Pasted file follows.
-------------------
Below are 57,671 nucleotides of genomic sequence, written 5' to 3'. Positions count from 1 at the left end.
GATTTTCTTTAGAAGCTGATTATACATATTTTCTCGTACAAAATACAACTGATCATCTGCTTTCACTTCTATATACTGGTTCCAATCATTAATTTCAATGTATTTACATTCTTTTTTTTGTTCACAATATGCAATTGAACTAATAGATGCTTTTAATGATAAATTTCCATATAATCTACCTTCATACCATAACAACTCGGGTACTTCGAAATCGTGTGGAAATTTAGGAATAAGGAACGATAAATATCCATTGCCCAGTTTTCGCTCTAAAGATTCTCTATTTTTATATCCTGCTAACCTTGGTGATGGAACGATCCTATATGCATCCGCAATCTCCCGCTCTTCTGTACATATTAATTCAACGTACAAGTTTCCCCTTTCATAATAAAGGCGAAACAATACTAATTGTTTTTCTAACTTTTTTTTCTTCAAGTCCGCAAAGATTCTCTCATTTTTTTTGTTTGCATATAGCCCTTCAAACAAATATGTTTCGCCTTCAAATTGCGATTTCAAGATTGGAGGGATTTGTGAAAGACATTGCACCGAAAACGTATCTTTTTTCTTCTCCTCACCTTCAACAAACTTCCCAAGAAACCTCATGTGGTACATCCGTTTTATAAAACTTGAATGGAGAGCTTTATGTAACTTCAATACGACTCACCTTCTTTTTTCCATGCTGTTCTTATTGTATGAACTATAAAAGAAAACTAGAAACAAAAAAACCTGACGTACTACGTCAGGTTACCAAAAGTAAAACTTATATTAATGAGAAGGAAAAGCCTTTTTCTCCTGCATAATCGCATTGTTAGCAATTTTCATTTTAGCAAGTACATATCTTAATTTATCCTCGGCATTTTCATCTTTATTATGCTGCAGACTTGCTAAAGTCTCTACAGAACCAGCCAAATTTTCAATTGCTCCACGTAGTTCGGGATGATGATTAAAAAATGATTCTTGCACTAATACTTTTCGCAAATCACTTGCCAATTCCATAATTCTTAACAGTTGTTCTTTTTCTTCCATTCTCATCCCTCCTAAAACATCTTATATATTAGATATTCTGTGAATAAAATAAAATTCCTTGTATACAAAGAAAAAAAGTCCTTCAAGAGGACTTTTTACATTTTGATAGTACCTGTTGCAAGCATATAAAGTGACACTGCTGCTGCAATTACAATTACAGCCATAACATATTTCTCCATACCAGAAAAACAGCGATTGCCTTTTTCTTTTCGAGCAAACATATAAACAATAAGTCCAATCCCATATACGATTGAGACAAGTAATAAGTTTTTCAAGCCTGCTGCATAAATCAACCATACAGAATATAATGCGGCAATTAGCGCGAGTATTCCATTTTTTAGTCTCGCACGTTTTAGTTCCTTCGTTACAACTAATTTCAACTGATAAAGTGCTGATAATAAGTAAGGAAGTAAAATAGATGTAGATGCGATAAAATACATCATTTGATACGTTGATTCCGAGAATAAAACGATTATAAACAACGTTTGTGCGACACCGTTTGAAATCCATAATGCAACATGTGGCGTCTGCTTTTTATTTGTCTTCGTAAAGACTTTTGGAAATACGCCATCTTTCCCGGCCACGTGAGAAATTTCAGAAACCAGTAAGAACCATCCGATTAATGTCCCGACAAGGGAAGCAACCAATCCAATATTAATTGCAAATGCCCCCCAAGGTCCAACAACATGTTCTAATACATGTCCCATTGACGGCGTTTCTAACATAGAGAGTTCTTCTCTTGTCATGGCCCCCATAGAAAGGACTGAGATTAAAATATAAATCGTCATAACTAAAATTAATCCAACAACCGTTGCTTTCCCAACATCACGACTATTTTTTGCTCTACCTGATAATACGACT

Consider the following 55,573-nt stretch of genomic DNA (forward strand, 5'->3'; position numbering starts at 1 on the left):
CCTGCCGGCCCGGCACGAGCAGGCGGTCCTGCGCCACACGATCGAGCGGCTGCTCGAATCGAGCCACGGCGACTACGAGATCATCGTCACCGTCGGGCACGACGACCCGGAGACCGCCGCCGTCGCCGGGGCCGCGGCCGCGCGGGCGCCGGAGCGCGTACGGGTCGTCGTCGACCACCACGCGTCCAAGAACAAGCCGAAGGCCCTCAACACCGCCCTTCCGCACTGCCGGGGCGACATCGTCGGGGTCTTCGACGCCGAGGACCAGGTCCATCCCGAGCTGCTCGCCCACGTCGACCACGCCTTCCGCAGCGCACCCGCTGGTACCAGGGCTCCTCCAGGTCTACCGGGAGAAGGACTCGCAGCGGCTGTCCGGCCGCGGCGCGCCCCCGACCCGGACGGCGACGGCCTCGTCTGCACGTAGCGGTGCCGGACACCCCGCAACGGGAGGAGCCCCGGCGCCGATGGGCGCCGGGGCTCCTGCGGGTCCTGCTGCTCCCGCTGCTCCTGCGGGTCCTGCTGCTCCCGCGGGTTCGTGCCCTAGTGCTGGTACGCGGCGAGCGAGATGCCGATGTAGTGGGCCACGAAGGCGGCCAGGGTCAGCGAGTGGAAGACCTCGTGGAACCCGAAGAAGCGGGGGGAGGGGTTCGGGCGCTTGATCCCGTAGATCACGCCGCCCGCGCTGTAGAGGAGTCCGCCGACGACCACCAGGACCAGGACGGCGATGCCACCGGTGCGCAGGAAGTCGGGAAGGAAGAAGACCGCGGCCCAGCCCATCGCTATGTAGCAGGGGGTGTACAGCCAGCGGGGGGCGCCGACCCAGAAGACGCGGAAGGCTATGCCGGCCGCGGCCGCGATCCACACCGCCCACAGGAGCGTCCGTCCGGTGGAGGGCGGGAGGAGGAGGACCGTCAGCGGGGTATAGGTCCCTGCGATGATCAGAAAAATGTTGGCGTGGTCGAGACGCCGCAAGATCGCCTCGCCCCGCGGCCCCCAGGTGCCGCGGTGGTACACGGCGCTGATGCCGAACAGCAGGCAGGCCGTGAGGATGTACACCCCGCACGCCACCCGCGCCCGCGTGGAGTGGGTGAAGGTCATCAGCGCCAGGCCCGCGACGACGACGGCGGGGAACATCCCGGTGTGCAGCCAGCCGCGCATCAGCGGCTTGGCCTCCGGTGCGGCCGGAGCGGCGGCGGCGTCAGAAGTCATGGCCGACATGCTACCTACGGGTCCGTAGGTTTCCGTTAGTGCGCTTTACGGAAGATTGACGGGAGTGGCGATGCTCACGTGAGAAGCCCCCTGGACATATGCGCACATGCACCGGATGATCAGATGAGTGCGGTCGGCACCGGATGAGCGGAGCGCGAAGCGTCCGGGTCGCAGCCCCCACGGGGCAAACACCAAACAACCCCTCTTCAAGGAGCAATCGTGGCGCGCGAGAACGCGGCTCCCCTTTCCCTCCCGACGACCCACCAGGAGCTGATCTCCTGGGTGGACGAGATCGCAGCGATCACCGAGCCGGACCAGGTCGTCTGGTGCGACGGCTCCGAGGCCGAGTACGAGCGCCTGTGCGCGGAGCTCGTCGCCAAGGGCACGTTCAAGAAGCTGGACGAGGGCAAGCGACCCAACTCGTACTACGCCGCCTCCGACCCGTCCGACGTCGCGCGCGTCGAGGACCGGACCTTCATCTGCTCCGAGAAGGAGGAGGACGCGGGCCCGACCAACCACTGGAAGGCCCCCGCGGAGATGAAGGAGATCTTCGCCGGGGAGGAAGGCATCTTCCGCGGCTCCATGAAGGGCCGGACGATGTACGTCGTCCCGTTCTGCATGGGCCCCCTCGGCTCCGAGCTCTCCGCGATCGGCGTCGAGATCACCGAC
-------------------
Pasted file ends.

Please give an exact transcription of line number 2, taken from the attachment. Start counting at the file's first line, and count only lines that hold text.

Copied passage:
GATTTTCTTTAGAAGCTGATTATACATATTTTCTCGTACAAAATACAACTGATCATCTGCTTTCACTTCTATATACTGGTTCCAATCATTAATTTCAATGTATTTACATTCTTTTTTTTGTTCACAATATGCAATTGAACTAATAGATGCTTTTAATGATAAATTTCCATATAATCTACCTTCATACCATAACAACTCGGGTACTTCGAAATCGTGTGGAAATTTAGGAATAAGGAACGATAAATATCCATTGCCCAGTTTTCGCTCTAAAGATTCTCTATTTTTATATCCTGCTAACCTTGGTGATGGAACGATCCTATATGCATCCGCAATCTCCCGCTCTTCTGTACATATTAATTCAACGTACAAGTTTCCCCTTTCATAATAAAGGCGAAACAATACTAATTGTTTTTCTAACTTTTTTTTCTTCAAGTCCGCAAAGATTCTCTCATTTTTTTTGTTTGCATATAGCCCTTCAAACAAATATGTTTCGCCTTCAAATTGCGATTTCAAGATTGGAGGGATTTGTGAAAGACATTGCACCGAAAACGTATCTTTTTTCTTCTCCTCACCTTCAACAAACTTCCCAAGAAACCTCATGTGGTACATCCGTTTTATAAAACTTGAATGGAGAGCTTTATGTAACTTCAATACGACTCACCTTCTTTTTTCCATGCTGTTCTTATTGTATGAACTATAAAAGAAAACTAGAAACAAAAAAACCTGACGTACTACGTCAGGTTACCAAAAGTAAAACTTATATTAATGAGAAGGAAAAGCCTTTTTCTCCTGCATAATCGCATTGTTAGCAATTTTCATTTTAGCAAGTACATATCTTAATTTATCCTCGGCATTTTCATCTTTATTATGCTGCAGACTTGCTAAAGTCTCTACAGAACCAGCCAAATTTTCAATTGCTCCACGTAGTTCGGGATGATGATTAAAAAATGATTCTTGCACTAATACTTTTCGCAAATCACTTGCCAATTCCATAATTCTTAACAGTTGTTCTTTTTCTTCCATTCTCATCCCTCCTAAAACATCTTATATATTAGATATTCTGTGAATAAAATAAAATTCCTTGTATACAAAGAAAAAAAGTCCTTCAAGAGGACTTTTTACATTTTGATAGTACCTGTTGCAAGCATATAAAGTGACACTGCTGCTGCAATTACAATTACAGCCATAACATATTTCTCCATACCAGAAAAACAGCGATTGCCTTTTTCTTTTCGAGCAAACATATAAACAATAAGTCCAATCCCATATACGATTGAGACAAGTAATAAGTTTTTCAAGCCTGCTGCATAAATCAACCATACAGAATATAATGCGGCAATTAGCGCGAGTATTCCATTTTTTAGTCTCGCACGTTTTAGTTCCTTCGTTACAACTAATTTCAACTGATAAAGTGCTGATAATAAGTAAGGAAGTAAAATAGATGTAGATGCGATAAAATACATCATTTGATACGTTGATTCCGAGAATAAAACGATTATAAACAACGTTTGTGCGACACCGTTTGAAATCCATAATGCAACATGTGGCGTCTGCTTTTTATTTGTCTTCGTAAAGACTTTTGGAAATACGCCATCTTTCCCGGCCACGTGAGAAATTTCAGAAACCAGTAAGAACCATCCGATTAATGTCCCGACAAGGGAAGCAACCAATCCAATATTAATTGCAAATGCCCCCCAAGGTCCAACAACATGTTCTAATACATGTCCCATTGACGGCGTTTCTAACATAGAGAGTTCTTCTCTTGTCATGGCCCCCATAGAAAGGACTGAGATTAAAATATAAATCGTCATAACTAAAATTAATCCAACAACCGTTGCTTTCCCAACATCACGACTATTTTTTGCTCTACCTGATAATACGACT